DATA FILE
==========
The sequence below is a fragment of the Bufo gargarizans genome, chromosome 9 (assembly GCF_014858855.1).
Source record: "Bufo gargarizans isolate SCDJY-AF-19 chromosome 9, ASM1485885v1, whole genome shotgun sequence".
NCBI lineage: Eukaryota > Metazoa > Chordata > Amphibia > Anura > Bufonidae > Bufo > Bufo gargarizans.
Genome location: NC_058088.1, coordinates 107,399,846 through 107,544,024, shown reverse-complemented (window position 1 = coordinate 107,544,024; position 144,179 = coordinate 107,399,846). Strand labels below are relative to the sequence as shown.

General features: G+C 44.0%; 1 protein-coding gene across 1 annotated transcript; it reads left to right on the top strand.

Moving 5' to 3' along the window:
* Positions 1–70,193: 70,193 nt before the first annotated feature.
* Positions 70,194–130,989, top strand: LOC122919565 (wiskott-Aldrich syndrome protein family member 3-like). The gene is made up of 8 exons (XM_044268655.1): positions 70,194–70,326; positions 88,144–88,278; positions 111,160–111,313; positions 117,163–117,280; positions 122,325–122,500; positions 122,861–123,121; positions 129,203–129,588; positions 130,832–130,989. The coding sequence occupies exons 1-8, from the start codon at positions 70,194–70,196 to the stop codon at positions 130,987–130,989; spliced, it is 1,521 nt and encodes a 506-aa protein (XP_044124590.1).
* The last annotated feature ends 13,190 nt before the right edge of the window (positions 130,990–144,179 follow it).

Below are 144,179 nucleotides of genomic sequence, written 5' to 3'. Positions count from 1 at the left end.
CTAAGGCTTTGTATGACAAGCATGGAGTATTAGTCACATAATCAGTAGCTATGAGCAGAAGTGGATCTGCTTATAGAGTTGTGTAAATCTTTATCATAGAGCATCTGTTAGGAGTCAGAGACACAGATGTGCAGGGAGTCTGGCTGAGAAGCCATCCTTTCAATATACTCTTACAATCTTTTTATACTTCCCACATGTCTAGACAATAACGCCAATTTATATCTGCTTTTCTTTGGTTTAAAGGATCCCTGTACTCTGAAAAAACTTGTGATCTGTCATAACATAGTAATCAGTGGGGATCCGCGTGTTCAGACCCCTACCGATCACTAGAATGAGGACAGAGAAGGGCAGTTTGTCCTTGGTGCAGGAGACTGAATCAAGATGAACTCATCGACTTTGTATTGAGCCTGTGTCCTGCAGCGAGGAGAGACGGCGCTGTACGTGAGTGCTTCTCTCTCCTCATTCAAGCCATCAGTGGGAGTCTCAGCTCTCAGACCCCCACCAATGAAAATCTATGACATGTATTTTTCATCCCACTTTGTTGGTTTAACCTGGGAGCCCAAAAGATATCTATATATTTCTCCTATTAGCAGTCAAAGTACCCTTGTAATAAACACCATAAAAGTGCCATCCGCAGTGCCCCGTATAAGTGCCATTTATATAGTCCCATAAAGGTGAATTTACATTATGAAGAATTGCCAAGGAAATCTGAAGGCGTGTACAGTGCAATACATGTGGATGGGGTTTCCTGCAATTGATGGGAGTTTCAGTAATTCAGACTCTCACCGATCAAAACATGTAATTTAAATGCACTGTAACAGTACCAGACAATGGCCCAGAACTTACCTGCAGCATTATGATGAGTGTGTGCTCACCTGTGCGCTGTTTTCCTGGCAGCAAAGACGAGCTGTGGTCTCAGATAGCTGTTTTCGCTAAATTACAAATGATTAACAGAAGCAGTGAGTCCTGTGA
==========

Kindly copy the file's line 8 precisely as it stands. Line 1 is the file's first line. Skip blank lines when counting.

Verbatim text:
* Positions 70,194–130,989, top strand: LOC122919565 (wiskott-Aldrich syndrome protein family member 3-like). The gene is made up of 8 exons (XM_044268655.1): positions 70,194–70,326; positions 88,144–88,278; positions 111,160–111,313; positions 117,163–117,280; positions 122,325–122,500; positions 122,861–123,121; positions 129,203–129,588; positions 130,832–130,989. The coding sequence occupies exons 1-8, from the start codon at positions 70,194–70,196 to the stop codon at positions 130,987–130,989; spliced, it is 1,521 nt and encodes a 506-aa protein (XP_044124590.1).